Senior Member Array mark555's Avatar
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    The number on my DL and the number on my CCL are the same. So I think the point is negligible as if they run my DL it will come back that I have a CCL.
    "Hell of a thing, killin' a man. Take away all he's got and all he's ever gonna have."
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  8. #113
    kpw
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    Quote Originally Posted by SelfDefense View Post
    I'm not sure anyone could tell the difference between your plan and a plan to encourage belligerence.
    Why not? Respectfully asking why or non-compliance within legal standards and being belligerent should be easy to differentiate by an LEO or anyone else.

  9. #114
    Member Array biasedbulldog's Avatar
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    kpw, SelfDefense was implying (I believe) that my plan would encourage law-enforcement belligerence. I disagree. I would politely give him the opportunity to respond in maturity and respect; no need to escalate tempers unnecessarily. I'll hold him accountable to his responsibilities, but not in a petulant or abrasive manner.
    "War necessarily brings with it some virtues, and great and heroic virtues too. What horrid creatures we men are, that we cannot be virtuous without murdering one another?" -John Adams

  10. #115
    Restricted Member Array SelfDefense's Avatar
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    Quote Originally Posted by biasedbulldog View Post
    kpw, SelfDefense was implying (I believe) that my plan would encourage law-enforcement belligerence. I disagree. I would politely give him the opportunity to respond in maturity and respect; no need to escalate tempers unnecessarily. I'll hold him accountable to his responsibilities, but not in a petulant or abrasive manner.
    I think kpw misinterpreted my remark. I think requesting a conversation with an LEO and not immediately complying with a request can be done without being belligerent.

    This entire thread was based on an opinion that some think it is fine to not comply with a simple request for identification, which we all have at our disposal within a matter of a few seconds. Some think it is their 'right' to be anonymous and a request by law enforcement is so out of line that they want to cause a scene.

    My response to your post was simply an observation that if you wanted to cause an LEO to become belligerent then your plan might very well succeed. As I previously posted on this thread the LEO is not interested in conversing with you and you have no 'right' to know what he is investigating or why he is investigating. You can simply provide identification, which is not burden whatsoever, or encourage a negative response from LEO. Not a single person has made a credible case for not cooperating with LEO.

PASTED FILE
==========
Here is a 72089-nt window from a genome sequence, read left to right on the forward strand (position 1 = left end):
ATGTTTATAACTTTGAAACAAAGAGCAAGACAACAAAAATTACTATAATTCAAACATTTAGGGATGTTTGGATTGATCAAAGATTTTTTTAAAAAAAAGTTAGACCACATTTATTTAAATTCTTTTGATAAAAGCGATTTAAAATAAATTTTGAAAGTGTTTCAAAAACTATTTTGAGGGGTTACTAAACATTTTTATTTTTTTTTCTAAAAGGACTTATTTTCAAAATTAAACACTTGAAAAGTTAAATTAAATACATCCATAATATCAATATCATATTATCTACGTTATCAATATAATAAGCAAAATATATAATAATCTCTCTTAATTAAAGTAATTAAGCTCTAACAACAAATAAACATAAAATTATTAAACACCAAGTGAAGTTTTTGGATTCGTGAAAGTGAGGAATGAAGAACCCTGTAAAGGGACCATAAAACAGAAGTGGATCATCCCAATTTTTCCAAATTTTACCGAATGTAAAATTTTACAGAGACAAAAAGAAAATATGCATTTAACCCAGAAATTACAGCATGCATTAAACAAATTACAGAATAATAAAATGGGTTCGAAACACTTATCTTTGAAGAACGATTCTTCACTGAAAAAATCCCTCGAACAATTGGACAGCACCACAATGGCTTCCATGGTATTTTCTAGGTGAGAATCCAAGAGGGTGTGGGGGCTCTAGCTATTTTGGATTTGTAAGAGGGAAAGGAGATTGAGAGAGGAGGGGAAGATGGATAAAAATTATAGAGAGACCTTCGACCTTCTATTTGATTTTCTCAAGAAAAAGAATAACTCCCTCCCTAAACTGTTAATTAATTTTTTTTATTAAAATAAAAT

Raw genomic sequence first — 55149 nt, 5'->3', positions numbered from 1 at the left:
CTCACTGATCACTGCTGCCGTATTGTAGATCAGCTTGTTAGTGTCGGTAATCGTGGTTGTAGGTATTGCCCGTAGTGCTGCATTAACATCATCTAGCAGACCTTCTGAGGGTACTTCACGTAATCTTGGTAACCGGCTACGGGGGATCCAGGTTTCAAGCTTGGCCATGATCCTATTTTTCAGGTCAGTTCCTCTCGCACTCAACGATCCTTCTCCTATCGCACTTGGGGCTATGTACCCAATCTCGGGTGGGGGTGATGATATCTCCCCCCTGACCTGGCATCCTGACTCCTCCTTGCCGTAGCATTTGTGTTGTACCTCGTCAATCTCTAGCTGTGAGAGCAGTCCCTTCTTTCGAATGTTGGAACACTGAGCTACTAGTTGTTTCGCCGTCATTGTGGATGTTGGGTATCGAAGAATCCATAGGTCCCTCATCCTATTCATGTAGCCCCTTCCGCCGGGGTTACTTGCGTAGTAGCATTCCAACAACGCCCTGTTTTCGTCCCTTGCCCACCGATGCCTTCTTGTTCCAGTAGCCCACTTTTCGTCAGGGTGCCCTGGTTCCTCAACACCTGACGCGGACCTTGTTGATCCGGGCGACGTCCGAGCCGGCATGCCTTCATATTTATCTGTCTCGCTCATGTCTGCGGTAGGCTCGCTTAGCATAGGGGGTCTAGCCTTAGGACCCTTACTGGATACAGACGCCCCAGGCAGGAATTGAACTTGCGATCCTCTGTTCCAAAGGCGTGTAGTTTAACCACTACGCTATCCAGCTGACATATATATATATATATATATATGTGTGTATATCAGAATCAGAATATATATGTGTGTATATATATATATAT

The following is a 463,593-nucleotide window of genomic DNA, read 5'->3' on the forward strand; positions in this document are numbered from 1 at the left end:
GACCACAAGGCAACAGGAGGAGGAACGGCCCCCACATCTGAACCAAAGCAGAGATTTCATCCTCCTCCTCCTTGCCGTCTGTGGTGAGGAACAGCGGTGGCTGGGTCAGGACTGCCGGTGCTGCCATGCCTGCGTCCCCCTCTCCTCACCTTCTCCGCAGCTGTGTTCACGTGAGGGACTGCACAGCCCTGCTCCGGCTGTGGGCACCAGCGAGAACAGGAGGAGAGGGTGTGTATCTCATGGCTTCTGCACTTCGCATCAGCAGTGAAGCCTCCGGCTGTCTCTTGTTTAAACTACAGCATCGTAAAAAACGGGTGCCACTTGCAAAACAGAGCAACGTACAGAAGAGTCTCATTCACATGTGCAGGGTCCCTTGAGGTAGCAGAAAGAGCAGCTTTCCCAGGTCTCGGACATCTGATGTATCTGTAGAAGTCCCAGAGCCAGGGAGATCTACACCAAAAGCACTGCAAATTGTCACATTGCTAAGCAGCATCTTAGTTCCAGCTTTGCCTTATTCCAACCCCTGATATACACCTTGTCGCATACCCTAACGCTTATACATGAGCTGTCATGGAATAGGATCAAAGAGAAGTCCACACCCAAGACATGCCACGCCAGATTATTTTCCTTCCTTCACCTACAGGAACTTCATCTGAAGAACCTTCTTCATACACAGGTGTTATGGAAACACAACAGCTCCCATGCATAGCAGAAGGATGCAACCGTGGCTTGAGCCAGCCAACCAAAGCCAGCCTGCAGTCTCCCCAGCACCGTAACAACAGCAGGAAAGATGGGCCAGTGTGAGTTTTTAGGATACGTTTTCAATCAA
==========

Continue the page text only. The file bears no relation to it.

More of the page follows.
Last edited by SelfDefense; May 28th, 2008 at 10:54 PM. Reason: misinterpreted the post

  11. #116
    VIP Member Array Paco's Avatar
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    Depends on what I have done. Er, I mean what they are asking for.

    I used to say, "sure I've done nothing wrong so I have nothing to hide." Too many people have said that and now our rights are being chipped away bit by bit because of it.
    "Don't hit a man if you can possibly avoid it; but if you do hit him, put him to sleep." - Theodore Roosevelt

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  12. #117
    kpw
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    Quote Originally Posted by SelfDefense View Post
    I think kpw misinterpreted my remark. I think requesting a conversation with an LEO and not immediately complying with a request can be done without being belligerent.

    This entire thread was based on an opinion that some think it is fine to not comply with a simple request for identification, which we all have at our disposal within a matter of a few seconds. Some think it is their 'right' to be anonymous and a request by law enforcement is so out of line that they want to cause a scene.

    My response to your post was simply an observation that if you wanted to cause an LEO to become belligerent then your plan might very well succeed. As I previously posted on this thread the LEO is not interested in conversing with you and you have no 'right' to know what he is investigating or why he is investigating. You can simply provide identification, which is not burden whatsoever, or encourage a negative response from LEO. Not a single person has made a credible case for not cooperating with LEO.
    Ah, my mistake! Sorry.

    If it involves me, I have a right to know and have never been denied a reason wether I asked or it was volunteered from the officer. Your idea of a credible case and mine differ. You seem a little more pliable when it involves your rights. At least in this case.
    Last edited by kpw; May 29th, 2008 at 06:32 AM. Reason: added

  13. #118
    New Member Array mikerkba's Avatar
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    Yes, but I have a follow-up question:
    Do you mean my real id, or just an ID?
    :)

  14. #119
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    I don't have a problem with showing my ID to a LEO if they request it.

    QUESTION: Isn't refusing to show ID when asked to by a LEO automatically grounds for arrest?